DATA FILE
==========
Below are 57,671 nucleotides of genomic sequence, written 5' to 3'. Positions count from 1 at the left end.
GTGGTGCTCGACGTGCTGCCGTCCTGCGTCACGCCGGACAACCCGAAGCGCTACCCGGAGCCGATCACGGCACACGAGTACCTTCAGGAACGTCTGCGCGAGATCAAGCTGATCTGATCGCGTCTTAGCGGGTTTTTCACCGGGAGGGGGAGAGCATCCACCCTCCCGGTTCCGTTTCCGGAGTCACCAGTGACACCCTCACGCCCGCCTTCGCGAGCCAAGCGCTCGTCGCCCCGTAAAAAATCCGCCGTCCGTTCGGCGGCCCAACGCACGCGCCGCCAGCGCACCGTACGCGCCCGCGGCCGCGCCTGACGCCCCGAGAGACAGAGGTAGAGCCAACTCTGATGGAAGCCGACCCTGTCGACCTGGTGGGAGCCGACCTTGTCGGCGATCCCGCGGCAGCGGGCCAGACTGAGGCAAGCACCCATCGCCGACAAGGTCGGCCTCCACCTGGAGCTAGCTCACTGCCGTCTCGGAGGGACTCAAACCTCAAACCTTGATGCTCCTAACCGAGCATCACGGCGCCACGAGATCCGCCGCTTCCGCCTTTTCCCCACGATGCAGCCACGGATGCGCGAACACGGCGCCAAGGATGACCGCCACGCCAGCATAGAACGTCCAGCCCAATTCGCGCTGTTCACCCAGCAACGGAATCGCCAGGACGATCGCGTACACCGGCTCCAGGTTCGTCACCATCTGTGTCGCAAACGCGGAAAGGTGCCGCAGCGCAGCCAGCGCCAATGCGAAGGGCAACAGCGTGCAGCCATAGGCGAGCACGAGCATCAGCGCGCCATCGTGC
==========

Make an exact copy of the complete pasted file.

Below are 57,671 nucleotides of genomic sequence, written 5' to 3'. Positions count from 1 at the left end.
GTGGTGCTCGACGTGCTGCCGTCCTGCGTCACGCCGGACAACCCGAAGCGCTACCCGGAGCCGATCACGGCACACGAGTACCTTCAGGAACGTCTGCGCGAGATCAAGCTGATCTGATCGCGTCTTAGCGGGTTTTTCACCGGGAGGGGGAGAGCATCCACCCTCCCGGTTCCGTTTCCGGAGTCACCAGTGACACCCTCACGCCCGCCTTCGCGAGCCAAGCGCTCGTCGCCCCGTAAAAAATCCGCCGTCCGTTCGGCGGCCCAACGCACGCGCCGCCAGCGCACCGTACGCGCCCGCGGCCGCGCCTGACGCCCCGAGAGACAGAGGTAGAGCCAACTCTGATGGAAGCCGACCCTGTCGACCTGGTGGGAGCCGACCTTGTCGGCGATCCCGCGGCAGCGGGCCAGACTGAGGCAAGCACCCATCGCCGACAAGGTCGGCCTCCACCTGGAGCTAGCTCACTGCCGTCTCGGAGGGACTCAAACCTCAAACCTTGATGCTCCTAACCGAGCATCACGGCGCCACGAGATCCGCCGCTTCCGCCTTTTCCCCACGATGCAGCCACGGATGCGCGAACACGGCGCCAAGGATGACCGCCACGCCAGCATAGAACGTCCAGCCCAATTCGCGCTGTTCACCCAGCAACGGAATCGCCAGGACGATCGCGTACACCGGCTCCAGGTTCGTCACCATCTGTGTCGCAAACGCGGAAAGGTGCCGCAGCGCAGCCAGCGCCAATGCGAAGGGCAACAGCGTGCAGCCATAGGCGAGCACGAGCATCAGCGCGCCATCGTGC